Jump over it (standing)

Assuming the hallway has enough clearance, you can jump over the minotaur without entering its space. You will need at least ten feet of horizontal jump movement, as well as enough vertical jump movement to clear whatever the DM has determined its vertical space height to be. Unfortunately, there aren't clear rules on a jump that has both horizontal and vertical components. A high jump assumes that you are moving vertically, only. A long jump assumes you are moving horizontally, but that you may need to clear vertical obstacles:

At your DM's option, you must succeed on a DC 10 Strength (Athletics) check to clear a low obstacle (no taller than a quarter of the jump's distance), such as a hedge or low wall. Otherwise, you hit it.

A DC10 check is potentially required to clear a low obstacle, but we are not told what DC might be required to clear a high obstacle. DMs will need to make a ruling. Alternatively, we could attempt a long jump so long that the minotaur becomes a low obstacle by being no taller than a quarter of the distance jumped. This distance is likely beyond what can automatically be jumped within the normal Strength range of characters, but we can make longer jumps with an Athletics check whose DC, again, would be set by the DM:

Your Strength (Athletics) check covers difficult situations you encounter while climbing, jumping, or swimming. Examples include the following activities:...You try to jump an unusually long distance or pull off a stunt midjump.

Jump over it (prone)

If the prospect of jumping over a standing minotaur is too daunting, either because of the corridor height limit, or your difficulty in attaining the height required, you might be able to make it easier on yourself by first knocking the minotaur down. Note that no rule says that a prone creature controls less space, but your DM might rule that the prone minotaur controls less vertical space.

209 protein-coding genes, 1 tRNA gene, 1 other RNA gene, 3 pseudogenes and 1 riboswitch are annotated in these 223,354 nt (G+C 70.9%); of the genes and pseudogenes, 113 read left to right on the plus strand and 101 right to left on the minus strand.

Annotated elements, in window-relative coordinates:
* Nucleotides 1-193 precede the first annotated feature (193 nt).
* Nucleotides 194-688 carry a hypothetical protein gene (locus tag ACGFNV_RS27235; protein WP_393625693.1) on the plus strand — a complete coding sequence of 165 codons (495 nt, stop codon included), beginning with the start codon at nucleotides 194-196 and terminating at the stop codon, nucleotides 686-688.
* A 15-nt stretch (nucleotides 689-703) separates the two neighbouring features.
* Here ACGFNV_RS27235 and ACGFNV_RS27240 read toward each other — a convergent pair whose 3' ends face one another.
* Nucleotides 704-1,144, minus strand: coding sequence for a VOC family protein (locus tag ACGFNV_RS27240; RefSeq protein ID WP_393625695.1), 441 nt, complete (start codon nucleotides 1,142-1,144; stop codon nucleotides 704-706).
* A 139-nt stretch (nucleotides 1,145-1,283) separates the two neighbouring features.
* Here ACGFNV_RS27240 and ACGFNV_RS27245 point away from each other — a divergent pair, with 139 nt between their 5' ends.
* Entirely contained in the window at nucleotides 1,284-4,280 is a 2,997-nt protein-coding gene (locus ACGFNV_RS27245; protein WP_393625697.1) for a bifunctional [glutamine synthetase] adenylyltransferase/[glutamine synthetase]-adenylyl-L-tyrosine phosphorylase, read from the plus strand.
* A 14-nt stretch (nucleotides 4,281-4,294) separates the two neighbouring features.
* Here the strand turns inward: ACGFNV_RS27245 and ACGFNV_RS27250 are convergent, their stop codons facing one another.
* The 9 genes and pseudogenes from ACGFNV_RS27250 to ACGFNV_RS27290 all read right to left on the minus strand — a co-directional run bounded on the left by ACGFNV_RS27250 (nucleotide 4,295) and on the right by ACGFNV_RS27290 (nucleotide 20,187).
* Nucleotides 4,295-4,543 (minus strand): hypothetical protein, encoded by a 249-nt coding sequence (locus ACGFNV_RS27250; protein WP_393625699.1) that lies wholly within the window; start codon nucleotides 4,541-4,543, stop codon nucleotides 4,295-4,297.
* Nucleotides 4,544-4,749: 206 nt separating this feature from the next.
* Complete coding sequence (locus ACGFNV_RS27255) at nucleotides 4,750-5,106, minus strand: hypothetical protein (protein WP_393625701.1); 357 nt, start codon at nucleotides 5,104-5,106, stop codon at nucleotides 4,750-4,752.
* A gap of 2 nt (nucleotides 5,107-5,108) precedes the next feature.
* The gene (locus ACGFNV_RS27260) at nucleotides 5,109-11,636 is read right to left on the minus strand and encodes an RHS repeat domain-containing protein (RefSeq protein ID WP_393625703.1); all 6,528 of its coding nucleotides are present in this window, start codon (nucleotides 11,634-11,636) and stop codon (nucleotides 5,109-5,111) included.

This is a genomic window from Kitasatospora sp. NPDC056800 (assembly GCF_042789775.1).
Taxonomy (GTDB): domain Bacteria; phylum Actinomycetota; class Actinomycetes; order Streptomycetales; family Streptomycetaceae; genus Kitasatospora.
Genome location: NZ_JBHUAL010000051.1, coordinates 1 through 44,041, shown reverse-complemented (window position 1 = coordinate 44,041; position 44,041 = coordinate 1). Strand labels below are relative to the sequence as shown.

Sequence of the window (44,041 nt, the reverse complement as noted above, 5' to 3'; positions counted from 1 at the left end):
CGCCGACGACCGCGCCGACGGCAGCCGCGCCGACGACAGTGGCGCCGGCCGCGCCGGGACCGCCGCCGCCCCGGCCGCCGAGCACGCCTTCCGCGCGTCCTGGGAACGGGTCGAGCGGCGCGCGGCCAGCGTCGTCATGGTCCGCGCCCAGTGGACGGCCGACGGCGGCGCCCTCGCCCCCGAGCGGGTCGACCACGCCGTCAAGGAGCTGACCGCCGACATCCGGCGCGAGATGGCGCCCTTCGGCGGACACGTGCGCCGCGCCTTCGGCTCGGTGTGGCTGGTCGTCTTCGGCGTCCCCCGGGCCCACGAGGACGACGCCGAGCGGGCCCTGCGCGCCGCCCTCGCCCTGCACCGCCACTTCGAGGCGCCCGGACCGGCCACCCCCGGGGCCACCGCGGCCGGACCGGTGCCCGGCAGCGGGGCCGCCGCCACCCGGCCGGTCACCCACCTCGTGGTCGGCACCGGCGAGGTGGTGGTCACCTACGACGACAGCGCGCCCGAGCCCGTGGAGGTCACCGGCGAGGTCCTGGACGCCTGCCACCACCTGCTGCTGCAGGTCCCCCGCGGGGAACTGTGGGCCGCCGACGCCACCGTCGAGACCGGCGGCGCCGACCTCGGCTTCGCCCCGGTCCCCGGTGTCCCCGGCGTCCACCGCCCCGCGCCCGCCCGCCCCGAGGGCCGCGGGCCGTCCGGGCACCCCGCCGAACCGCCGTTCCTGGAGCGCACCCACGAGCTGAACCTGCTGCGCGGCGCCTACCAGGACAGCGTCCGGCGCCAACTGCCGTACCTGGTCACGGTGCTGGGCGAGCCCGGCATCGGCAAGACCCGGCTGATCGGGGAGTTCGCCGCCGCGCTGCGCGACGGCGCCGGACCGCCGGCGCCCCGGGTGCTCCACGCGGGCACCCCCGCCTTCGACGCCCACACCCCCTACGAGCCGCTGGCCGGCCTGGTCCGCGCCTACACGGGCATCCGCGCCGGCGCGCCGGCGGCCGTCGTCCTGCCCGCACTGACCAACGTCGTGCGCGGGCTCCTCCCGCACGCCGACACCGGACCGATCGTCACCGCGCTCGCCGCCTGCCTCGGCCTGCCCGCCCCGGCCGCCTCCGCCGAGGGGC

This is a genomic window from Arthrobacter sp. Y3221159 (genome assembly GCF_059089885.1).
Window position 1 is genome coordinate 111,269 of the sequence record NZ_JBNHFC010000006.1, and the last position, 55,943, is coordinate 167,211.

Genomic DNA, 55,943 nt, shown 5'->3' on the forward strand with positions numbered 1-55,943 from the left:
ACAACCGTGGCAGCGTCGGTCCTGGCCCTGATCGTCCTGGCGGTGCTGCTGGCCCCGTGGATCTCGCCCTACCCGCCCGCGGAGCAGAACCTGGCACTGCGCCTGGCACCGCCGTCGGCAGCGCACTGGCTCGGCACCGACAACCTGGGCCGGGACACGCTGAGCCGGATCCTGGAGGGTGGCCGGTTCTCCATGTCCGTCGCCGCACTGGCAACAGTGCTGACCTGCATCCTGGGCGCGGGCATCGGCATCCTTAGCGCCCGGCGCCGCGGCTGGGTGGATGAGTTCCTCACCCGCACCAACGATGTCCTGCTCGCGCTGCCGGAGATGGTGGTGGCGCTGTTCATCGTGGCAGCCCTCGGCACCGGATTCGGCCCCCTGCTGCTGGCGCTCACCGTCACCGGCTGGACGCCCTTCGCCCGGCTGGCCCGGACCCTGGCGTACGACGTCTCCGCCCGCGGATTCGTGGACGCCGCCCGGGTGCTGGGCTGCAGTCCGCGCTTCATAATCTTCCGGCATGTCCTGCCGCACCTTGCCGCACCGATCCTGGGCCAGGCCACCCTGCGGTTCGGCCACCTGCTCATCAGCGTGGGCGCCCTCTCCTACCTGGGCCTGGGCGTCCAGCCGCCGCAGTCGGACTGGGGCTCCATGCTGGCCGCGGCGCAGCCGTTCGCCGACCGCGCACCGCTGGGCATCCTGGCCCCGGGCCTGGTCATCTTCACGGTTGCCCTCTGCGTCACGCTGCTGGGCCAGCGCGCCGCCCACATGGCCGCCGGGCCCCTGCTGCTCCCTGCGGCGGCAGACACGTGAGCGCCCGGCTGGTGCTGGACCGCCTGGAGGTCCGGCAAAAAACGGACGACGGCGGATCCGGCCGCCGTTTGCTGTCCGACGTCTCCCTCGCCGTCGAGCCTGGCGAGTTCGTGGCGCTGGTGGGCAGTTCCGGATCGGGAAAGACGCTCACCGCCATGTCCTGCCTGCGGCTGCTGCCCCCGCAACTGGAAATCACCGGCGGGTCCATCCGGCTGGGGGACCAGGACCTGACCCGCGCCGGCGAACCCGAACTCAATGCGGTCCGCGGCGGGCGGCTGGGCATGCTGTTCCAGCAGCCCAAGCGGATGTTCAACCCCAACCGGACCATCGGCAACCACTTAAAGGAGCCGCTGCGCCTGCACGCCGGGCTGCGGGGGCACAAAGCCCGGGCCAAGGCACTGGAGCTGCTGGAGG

Make a Shove attack, and then jump over:

Using the Attack action, you can make a special melee attack to shove a creature, either to knock it prone or push it away from you.

Grapple and then move it behind you

The grappling rules say that once you grapple a creature,

When you move, you can drag or carry the grappled creature with you, but your speed is halved, unless the creature is two or more sizes smaller than you.

While there is a size limit to who you can grapple, there is no explicit weight limit - which is good, because monster stat blocks do not typically include weight. Further, it is not clear whether the Strength-based limits on what you can lift, drag, and carry apply to creatures or just to objects. Finally, it is not clear what moving a grappled creature "with you" means - are you required to maintain the relative positions you had when the grapple was initiated, or can you move them around you? If the grappling rules says that you can "carry" them, surely you are not doing that at arm's length - you would need to move them into your space. And if you can do that, could you not then set them down in the space behind you (effectively moving them over top of you)? Real-world grappling techniques which allow you to do just that include a fallaway suplex, a koshinage (hip throw), and a sudori (disappearing throw). The first of these requires you to be strong enough to lift the minotaur with your arms, the second with your legs, and the third only that the minotaur have some forward motion toward you.

Entering their space

The rules for moving say that you can move through a nonhostile creature's space, but you can't move through the hostile minotaur's space if you are size Medium. However, the rules do not prohibit you from entering the minotaur's space, only from willingly ending your movement in its space. But what does 'ending your movement' mean - pausing it while you break up you movement and take an action, or declaring that you have no movement left or will not be using any more of your movement? If only the latter, a number of options present themselves.

Climb on, then over it

In the DMG's Climb Onto a Bigger Creature option, we are told:

If one creature wants to jump onto another creature, it can do so by grappling.